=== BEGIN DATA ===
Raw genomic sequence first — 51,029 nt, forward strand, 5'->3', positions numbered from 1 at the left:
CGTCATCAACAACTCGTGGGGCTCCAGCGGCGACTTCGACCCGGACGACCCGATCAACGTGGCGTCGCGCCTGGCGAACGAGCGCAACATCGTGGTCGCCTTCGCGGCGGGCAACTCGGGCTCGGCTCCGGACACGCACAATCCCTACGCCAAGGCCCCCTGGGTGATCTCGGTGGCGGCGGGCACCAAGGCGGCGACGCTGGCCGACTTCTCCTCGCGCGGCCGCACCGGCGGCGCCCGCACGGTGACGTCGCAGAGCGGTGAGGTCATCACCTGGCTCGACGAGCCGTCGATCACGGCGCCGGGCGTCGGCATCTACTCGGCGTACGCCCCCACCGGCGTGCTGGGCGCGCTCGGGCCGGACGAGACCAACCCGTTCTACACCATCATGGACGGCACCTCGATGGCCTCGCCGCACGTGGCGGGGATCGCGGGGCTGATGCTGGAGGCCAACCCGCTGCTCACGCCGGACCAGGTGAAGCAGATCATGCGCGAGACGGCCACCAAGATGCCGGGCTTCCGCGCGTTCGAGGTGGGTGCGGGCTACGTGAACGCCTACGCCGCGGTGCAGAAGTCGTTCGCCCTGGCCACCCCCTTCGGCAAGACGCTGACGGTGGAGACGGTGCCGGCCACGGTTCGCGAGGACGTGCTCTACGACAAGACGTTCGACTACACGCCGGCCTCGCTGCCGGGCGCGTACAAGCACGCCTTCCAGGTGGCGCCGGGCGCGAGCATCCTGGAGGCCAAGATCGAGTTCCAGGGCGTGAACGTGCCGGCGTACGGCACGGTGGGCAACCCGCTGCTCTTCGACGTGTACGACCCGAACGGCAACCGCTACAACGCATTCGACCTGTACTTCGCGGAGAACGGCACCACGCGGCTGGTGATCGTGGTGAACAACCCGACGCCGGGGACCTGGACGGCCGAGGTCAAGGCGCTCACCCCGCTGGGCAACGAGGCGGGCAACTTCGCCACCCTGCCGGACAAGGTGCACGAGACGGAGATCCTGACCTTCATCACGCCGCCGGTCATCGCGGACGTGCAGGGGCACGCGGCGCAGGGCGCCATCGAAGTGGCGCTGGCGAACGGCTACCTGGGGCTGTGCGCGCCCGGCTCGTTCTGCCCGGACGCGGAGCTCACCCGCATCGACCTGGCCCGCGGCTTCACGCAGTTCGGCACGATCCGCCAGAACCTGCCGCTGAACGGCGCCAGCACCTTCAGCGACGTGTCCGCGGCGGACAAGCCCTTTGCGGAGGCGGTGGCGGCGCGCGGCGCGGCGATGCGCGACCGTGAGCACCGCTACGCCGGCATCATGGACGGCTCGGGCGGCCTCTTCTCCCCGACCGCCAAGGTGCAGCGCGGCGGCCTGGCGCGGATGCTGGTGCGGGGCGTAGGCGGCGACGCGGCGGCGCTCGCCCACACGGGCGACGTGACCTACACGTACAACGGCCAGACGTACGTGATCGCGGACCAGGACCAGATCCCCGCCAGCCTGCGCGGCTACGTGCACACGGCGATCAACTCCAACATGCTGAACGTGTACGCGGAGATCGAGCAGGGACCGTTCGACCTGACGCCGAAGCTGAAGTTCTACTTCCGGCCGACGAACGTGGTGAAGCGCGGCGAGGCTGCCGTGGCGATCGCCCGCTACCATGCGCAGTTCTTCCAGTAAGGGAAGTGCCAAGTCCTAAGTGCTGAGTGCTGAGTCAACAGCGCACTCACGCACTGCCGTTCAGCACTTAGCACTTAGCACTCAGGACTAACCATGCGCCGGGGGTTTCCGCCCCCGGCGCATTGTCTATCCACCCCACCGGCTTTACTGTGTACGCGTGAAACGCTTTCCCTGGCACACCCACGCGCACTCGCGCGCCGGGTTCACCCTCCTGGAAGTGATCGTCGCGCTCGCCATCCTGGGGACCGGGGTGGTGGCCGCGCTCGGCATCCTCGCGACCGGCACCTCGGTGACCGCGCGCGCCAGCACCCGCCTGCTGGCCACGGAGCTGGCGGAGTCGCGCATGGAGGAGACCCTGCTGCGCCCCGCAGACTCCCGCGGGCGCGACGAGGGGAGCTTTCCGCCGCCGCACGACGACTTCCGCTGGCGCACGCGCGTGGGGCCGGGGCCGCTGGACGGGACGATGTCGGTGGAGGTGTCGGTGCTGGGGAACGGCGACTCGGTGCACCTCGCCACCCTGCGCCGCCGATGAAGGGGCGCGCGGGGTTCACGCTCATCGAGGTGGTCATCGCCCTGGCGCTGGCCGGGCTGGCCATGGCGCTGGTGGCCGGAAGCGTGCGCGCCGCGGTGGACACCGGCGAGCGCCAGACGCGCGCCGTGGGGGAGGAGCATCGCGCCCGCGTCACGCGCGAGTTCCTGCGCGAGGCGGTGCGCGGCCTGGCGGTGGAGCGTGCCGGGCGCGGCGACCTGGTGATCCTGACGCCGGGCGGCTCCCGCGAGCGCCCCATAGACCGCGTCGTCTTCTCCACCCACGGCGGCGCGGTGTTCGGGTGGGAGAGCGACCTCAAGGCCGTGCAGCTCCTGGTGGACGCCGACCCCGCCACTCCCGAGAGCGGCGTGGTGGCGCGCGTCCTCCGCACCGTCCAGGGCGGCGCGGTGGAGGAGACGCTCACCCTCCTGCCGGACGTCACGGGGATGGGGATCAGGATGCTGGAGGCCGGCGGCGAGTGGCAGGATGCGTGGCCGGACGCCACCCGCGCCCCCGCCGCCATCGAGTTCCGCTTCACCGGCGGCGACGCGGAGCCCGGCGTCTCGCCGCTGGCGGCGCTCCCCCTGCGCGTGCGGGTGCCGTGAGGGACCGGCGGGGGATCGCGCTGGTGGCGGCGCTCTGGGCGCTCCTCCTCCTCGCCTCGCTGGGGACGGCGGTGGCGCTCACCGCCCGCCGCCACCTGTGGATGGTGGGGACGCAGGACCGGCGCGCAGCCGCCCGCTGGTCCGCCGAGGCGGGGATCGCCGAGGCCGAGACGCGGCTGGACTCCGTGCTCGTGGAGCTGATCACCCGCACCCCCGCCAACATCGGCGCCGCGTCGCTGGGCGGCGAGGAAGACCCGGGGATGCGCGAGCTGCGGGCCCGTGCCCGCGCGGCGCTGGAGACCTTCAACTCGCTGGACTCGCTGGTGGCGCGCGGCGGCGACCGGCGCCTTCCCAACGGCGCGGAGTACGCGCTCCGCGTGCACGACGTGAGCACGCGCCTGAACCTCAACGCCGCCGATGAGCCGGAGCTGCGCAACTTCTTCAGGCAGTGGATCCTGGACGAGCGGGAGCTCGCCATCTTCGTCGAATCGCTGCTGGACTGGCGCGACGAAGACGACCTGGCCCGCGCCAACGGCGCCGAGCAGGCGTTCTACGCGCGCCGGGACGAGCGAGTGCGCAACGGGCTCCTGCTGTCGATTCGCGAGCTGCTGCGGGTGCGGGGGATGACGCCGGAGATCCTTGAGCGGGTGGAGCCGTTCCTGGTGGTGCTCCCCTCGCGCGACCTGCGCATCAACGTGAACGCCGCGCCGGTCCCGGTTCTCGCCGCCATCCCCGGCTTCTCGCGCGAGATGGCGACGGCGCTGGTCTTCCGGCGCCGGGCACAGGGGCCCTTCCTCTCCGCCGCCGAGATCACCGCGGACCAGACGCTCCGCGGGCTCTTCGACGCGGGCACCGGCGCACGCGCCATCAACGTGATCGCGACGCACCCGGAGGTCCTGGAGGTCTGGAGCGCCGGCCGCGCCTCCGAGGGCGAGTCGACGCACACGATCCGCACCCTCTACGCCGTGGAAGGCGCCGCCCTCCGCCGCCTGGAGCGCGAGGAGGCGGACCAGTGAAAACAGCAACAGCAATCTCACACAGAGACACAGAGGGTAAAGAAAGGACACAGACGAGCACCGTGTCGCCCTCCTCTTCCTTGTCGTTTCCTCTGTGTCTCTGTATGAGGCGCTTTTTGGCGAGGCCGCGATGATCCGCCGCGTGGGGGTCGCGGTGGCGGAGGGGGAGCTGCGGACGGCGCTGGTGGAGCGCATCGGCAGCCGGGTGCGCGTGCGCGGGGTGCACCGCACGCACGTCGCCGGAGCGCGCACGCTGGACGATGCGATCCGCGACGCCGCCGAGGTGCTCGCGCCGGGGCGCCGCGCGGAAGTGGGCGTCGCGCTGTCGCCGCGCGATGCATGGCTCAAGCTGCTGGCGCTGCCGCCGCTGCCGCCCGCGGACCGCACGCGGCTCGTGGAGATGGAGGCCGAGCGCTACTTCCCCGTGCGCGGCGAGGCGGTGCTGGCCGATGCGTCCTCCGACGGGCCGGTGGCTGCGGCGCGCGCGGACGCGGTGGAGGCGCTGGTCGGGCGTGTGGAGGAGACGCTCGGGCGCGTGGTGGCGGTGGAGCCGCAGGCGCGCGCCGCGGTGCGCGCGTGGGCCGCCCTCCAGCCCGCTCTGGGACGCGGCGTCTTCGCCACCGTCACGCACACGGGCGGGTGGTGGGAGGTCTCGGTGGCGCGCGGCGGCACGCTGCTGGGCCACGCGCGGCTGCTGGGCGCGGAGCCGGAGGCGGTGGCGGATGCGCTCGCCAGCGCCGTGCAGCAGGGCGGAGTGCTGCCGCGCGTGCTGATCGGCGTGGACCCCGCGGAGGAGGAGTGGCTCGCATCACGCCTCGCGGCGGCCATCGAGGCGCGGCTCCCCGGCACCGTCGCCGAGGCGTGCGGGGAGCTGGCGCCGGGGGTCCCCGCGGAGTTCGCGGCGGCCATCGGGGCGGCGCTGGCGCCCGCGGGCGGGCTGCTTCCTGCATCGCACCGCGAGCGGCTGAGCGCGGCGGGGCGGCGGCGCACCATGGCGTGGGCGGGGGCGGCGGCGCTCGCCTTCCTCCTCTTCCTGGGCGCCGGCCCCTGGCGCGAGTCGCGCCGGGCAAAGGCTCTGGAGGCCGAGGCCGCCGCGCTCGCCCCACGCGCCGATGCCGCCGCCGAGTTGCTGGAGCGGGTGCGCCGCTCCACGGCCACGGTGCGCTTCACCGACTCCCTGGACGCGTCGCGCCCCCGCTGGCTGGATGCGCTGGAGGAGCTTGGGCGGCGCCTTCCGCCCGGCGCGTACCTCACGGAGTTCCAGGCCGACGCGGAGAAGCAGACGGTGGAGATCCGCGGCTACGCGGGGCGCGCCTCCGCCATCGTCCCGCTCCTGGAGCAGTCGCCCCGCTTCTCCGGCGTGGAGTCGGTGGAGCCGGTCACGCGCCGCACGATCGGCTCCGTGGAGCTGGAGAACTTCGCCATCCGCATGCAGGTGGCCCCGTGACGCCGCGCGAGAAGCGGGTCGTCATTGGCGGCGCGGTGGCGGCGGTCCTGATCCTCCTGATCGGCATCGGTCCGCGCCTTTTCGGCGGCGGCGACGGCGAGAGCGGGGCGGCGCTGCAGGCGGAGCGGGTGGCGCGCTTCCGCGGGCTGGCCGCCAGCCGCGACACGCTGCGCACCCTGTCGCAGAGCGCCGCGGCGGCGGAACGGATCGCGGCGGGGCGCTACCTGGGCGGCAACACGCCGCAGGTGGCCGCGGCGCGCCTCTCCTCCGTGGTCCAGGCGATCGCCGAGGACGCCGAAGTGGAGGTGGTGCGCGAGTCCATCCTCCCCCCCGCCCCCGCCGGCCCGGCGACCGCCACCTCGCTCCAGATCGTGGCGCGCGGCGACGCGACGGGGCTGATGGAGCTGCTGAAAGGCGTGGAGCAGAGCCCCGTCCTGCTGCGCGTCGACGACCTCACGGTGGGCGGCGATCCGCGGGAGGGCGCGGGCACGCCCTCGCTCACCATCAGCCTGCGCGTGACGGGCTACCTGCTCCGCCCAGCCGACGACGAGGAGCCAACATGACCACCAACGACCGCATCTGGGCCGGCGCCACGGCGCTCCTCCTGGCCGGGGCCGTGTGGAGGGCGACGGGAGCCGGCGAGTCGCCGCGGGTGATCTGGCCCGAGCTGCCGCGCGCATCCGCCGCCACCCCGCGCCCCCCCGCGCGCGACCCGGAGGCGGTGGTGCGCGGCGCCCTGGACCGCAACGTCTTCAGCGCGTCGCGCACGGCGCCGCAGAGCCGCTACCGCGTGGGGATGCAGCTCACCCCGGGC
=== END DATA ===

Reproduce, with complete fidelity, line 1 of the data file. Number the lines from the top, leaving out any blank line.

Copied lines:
Raw genomic sequence first — 51,029 nt, forward strand, 5'->3', positions numbered from 1 at the left: